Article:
If you’ve ever looked up “what is chitin?” hoping to find out what it means for reptile health, chances are you’ve come across a confusing definition like this one from Oxford Languages:
- a fibrous substance consisting of polysaccharides and forming the major constituent in the exoskeleton of arthropods and the cell walls of fungi.
As a reptile owner, this definition is about as helpful as when your beardie poops in his water dish.
So, what is chitin in plain words? And how does it impact your reptile’s health and wellbeing?
In this article, we break down what is chitin in simple terms, and why it matters for your reptile.
What is Chitin
What is chitin? Put simply, chitin is one of the main components of an insect’s exoskeleton. Together with proteins, chitin forms the hard shell of insects such as mealworms, crickets, dubias – almost every feeder insect.
Chitin is a polysaccharide, which means it’s a carbohydrate. Know what else is a polysaccharide? Cellulose – what we know as fiber.
So, we can think of chitin as the fiber that makes an insect’s exoskeleton.
Chitin and Reptile Health
If you’ve been in the reptile community for any amount of time, you’ve likely heard people mention chitin. Because of its fibrous structure, chitin is thought to cause impaction in reptiles – a condition that can be fatal if not treated.
But chitin is naturally found in insects, the natural prey of bearded dragons and other reptiles. How can it be so bad?
And that’s a good point. In a healthy reptile, the chitin content of their food generally won’t cause problems. In fact, according to ZooMed.com, “Impaction is a secondary condition brought on by deficiencies in the diet, temperature regime, or other inadequate conditions found in captivity.”
So, if your reptile is healthy and kept in a safe, clean environment at the appropriate temperatures, impaction is unlikely to be an issue.
However, if your reptile has a history of impaction – and you’ve already done what you can to fix other environmental factors – it may be worth it to take a look at how much chitin they’re ingesting.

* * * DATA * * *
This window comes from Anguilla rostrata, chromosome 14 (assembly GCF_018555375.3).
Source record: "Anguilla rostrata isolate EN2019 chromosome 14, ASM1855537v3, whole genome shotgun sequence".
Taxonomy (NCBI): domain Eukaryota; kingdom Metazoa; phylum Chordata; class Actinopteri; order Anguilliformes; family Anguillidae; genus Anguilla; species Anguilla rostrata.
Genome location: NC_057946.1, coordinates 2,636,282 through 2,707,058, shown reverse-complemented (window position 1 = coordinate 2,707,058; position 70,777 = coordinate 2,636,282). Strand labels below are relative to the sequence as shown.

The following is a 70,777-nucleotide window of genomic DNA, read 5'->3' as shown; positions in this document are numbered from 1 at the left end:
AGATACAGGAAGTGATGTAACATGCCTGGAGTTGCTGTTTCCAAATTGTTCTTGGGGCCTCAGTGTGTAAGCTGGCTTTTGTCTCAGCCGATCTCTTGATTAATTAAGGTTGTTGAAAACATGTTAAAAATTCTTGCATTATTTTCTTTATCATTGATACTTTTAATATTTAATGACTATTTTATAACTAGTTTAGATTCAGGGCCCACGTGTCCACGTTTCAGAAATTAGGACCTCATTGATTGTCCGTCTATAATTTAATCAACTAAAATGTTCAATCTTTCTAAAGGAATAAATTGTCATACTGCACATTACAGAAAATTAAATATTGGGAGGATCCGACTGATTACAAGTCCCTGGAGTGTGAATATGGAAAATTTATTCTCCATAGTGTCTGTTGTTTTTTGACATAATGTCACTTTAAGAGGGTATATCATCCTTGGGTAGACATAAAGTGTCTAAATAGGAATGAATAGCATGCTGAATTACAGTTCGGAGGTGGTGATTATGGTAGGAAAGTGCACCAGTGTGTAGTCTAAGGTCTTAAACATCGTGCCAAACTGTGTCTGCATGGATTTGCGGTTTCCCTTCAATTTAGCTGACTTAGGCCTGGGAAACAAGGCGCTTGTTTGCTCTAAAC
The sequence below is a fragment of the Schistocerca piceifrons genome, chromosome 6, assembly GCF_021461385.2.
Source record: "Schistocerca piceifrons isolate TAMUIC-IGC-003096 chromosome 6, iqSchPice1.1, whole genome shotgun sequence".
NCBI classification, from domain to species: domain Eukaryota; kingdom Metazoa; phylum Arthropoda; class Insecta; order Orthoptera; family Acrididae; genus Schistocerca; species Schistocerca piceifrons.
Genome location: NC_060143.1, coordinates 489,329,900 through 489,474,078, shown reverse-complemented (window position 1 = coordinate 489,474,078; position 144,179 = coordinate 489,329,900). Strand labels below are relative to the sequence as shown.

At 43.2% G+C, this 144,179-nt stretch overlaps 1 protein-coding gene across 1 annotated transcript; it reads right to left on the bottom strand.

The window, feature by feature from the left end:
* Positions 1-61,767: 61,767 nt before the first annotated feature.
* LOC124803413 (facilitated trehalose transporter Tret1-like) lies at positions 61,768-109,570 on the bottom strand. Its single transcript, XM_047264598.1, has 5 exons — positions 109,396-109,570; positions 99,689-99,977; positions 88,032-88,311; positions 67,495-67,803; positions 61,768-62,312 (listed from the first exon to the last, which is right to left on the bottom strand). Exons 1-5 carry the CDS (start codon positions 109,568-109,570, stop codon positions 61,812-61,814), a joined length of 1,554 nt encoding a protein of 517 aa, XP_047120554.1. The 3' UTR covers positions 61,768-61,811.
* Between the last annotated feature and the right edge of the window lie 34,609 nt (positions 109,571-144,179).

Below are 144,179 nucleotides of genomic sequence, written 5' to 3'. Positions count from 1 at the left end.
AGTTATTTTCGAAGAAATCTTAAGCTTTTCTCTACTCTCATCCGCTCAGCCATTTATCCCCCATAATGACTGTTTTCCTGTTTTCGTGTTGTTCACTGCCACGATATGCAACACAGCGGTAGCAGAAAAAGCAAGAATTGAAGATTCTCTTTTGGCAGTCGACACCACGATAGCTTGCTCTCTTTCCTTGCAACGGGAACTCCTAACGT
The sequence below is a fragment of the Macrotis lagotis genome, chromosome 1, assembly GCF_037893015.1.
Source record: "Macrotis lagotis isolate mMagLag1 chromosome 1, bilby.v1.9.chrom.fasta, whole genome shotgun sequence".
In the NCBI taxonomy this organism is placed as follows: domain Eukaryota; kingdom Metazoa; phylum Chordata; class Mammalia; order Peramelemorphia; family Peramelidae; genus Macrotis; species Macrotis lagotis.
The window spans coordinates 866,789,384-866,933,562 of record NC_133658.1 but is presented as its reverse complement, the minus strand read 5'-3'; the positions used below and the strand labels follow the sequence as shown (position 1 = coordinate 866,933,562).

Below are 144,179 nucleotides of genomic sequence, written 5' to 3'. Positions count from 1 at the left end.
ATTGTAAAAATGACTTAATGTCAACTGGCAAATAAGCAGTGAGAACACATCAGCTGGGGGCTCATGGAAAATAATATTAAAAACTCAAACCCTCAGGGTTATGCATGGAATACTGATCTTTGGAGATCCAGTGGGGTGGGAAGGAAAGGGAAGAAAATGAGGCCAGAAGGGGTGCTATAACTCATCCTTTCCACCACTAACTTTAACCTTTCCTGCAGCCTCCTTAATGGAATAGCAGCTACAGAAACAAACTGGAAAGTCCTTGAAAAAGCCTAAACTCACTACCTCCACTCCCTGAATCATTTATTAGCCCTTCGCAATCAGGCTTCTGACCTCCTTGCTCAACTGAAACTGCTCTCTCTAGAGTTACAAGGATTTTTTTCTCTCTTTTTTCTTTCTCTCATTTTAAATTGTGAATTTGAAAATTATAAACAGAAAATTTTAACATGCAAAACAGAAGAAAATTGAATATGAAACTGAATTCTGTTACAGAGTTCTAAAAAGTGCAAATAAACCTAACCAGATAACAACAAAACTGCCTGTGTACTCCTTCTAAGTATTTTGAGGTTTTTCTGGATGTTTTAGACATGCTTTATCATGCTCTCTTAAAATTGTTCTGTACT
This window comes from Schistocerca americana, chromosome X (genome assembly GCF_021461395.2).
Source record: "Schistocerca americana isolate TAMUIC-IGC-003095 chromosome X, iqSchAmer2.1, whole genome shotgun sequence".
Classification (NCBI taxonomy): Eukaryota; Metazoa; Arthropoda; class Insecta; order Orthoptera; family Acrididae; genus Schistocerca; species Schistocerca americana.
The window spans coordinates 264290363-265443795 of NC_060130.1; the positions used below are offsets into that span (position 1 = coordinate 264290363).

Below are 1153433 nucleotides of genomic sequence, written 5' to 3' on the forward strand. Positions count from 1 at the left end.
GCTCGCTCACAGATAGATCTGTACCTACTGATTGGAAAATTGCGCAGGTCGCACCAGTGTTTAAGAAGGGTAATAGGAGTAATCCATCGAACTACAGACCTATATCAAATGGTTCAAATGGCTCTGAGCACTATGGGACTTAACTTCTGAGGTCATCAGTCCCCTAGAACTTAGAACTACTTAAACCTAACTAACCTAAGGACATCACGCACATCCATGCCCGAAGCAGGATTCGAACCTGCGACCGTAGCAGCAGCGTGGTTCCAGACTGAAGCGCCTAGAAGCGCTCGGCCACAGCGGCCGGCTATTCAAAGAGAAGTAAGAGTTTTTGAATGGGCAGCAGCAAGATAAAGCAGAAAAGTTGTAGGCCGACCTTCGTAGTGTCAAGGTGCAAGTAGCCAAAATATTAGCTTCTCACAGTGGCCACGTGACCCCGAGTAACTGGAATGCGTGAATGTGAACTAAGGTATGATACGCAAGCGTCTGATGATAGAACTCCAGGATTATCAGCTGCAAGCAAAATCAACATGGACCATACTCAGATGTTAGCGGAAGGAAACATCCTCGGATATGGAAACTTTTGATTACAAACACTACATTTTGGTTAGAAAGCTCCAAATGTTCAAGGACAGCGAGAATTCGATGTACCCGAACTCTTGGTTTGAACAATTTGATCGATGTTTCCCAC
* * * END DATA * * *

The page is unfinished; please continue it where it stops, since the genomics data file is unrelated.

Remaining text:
Best Chitin Ratios for Reptiles
Remember, the top cause of impaction in reptiles is environmental – that includes hydration, temperature, cleanliness, nutrition, and overall health. If your reptile is healthy and well cared for, your chance of impaction is low. You shouldn’t have to think too much about chitin content.
But what if you have a reptile with other health conditions? How much chitin is too much? Unfortunately, this topic isn’t well researched. We just don’t have enough information to give a good answer.
What we do know is that the digestibility of an insect’s exoskeleton doesn’t always correlate with chitin content. Studies by M. Finke show that the hardness – and perhaps the digestibility – of exoskeletons has more to do with the bonds between chitin and proteins than the chitin itself.
Are Dubia Roaches Safe to Feed Impaction-Prone Reptiles?
Dubia roaches are widely considered to be a preferred feeder insect because they are lower in chitin than many other insects. But as mentioned there isn’t a lot of research out there about chitin and digestibility. It can therefore be hard to know for sure what the best feeder insects are safe to feed to any given impaction-prone reptile and which are not.
We recommend keeping a food journal for your reptile if you are dealing with impaction issues. This may help identify patterns to figure out what the culprit could be.
We also strongly recommend discussing impaction with your vet if it’s causing problems. A vet who is experienced in reptile health should be able to help you figure out what is causing your reptile’s impaction and how to avoid future issues.
Feed Healthy Insects
The best defense against impaction is a healthy lizard. And that’s only possible with a healthy diet. We provide well cared for dubia roaches for bearded dragons, geckos, and other insectivorous reptiles to help keep them happy, healthy, and free of impaction.
Shop our selection of dubia roaches today!